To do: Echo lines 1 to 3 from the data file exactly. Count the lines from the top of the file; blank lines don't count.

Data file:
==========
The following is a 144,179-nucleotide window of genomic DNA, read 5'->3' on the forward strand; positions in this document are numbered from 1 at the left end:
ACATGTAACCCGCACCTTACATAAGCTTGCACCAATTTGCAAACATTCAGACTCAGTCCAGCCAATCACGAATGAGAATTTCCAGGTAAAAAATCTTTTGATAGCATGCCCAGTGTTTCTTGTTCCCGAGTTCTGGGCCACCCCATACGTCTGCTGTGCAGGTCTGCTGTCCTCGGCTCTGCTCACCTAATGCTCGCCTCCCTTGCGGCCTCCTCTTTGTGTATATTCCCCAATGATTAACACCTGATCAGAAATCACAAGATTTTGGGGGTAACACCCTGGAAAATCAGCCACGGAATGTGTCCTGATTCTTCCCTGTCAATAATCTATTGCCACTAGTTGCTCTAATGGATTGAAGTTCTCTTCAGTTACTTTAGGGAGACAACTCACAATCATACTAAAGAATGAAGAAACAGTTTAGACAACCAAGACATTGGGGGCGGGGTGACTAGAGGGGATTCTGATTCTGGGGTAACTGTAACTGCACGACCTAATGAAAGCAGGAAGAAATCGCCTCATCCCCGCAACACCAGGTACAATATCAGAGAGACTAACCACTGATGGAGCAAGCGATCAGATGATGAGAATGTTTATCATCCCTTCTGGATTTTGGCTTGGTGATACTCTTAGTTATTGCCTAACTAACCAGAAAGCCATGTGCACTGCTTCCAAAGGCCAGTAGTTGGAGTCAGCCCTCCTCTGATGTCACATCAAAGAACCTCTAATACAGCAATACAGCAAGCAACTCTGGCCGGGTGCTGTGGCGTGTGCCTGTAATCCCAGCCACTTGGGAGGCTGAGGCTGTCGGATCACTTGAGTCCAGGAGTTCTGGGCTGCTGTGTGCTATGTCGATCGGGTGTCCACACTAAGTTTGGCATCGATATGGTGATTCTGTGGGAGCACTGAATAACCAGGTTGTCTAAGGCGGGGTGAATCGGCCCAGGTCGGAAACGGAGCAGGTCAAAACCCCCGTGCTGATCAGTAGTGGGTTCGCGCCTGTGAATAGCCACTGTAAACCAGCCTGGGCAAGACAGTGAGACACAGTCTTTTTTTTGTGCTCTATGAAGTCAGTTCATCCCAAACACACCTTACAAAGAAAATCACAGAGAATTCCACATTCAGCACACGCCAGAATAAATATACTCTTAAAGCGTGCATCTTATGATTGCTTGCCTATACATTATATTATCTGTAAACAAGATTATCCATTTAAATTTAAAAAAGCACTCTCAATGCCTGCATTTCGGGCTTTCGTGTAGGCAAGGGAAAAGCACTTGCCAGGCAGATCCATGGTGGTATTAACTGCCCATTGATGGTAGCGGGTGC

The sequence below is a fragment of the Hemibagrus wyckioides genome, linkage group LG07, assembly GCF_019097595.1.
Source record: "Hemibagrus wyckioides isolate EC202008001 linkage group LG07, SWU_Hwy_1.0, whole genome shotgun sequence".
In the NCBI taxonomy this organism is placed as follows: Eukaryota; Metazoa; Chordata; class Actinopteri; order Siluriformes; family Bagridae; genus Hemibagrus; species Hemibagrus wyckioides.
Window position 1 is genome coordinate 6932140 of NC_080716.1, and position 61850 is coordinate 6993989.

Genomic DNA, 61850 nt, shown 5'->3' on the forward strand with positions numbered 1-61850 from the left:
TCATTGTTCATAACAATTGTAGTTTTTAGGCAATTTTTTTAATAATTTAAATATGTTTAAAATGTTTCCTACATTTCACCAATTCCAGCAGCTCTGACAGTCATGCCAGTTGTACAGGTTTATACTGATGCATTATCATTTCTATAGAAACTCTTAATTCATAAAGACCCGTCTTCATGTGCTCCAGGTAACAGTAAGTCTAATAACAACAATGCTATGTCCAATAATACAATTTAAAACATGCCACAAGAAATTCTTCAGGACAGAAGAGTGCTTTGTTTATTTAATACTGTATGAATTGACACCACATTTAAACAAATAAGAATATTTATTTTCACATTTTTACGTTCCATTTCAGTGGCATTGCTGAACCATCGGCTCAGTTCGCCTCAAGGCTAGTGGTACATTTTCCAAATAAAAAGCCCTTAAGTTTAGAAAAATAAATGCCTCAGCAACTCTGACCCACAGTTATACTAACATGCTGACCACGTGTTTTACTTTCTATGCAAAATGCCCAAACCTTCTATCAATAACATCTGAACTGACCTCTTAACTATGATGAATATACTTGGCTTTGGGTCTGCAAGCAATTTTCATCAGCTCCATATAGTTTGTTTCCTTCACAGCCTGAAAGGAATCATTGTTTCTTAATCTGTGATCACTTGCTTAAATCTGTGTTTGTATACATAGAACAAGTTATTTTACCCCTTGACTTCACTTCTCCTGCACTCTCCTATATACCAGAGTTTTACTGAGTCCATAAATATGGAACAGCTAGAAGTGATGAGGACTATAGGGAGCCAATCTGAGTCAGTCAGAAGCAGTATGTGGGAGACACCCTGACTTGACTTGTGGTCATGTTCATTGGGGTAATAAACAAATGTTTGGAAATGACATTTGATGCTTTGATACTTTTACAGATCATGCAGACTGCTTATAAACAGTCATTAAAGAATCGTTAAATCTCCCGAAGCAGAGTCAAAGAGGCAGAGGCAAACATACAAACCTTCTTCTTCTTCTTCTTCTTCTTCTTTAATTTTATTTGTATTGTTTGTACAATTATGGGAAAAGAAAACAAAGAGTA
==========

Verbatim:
The following is a 144,179-nucleotide window of genomic DNA, read 5'->3' on the forward strand; positions in this document are numbered from 1 at the left end:
ACATGTAACCCGCACCTTACATAAGCTTGCACCAATTTGCAAACATTCAGACTCAGTCCAGCCAATCACGAATGAGAATTTCCAGGTAAAAAATCTTTTGATAGCATGCCCAGTGTTTCTTGTTCCCGAGTTCTGGGCCACCCCATACGTCTGCTGTGCAGGTCTGCTGTCCTCGGCTCTGCTCACCTAATGCTCGCCTCCCTTGCGGCCTCCTCTTTGTGTATATTCCCCAATGATTAACACCTGATCAGAAATCACAAGATTTTGGGGGTAACACCCTGGAAAATCAGCCACGGAATGTGTCCTGATTCTTCCCTGTCAATAATCTATTGCCACTAGTTGCTCTAATGGATTGAAGTTCTCTTCAGTTACTTTAGGGAGACAACTCACAATCATACTAAAGAATGAAGAAACAGTTTAGACAACCAAGACATTGGGGGCGGGGTGACTAGAGGGGATTCTGATTCTGGGGTAACTGTAACTGCACGACCTAATGAAAGCAGGAAGAAATCGCCTCATCCCCGCAACACCAGGTACAATATCAGAGAGACTAACCACTGATGGAGCAAGCGATCAGATGATGAGAATGTTTATCATCCCTTCTGGATTTTGGCTTGGTGATACTCTTAGTTATTGCCTAACTAACCAGAAAGCCATGTGCACTGCTTCCAAAGGCCAGTAGTTGGAGTCAGCCCTCCTCTGATGTCACATCAAAGAACCTCTAATACAGCAATACAGCAAGCAACTCTGGCCGGGTGCTGTGGCGTGTGCCTGTAATCCCAGCCACTTGGGAGGCTGAGGCTGTCGGATCACTTGAGTCCAGGAGTTCTGGGCTGCTGTGTGCTATGTCGATCGGGTGTCCACACTAAGTTTGGCATCGATATGGTGATTCTGTGGGAGCACTGAATAACCAGGTTGTCTAAGGCGGGGTGAATCGGCCCAGGTCGGAAACGGAGCAGGTCAAAACCCCCGTGCTGATCAGTAGTGGGTTCGCGCCTGTGAATAGCCACTGTAAACCAGCCTGGGCAAGACAGTGAGACACAGTCTTTTTTTTGTGCTCTATGAAGTCAGTTCATCCCAAACACACCTTACAAAGAAAATCACAGAGAATTCCACATTCAGCACACGCCAGAATAAATATACTCTTAAAGCGTGCATCTTATGATTGCTTGCCTATACATTATATTATCTGTAAACAAGATTATCCATTTAAATTTAAAAAAGCACTCTCAATGCCTGCATTTCGGGCTTTCGTGTAGGCAAGGGAAAAGCACTTGCCAGGCAGATCCATGGTGGTATTAACTGCCCATTGATGGTAGCGGGTGC

The sequence below is a fragment of the Hemibagrus wyckioides genome, linkage group LG07, assembly GCF_019097595.1.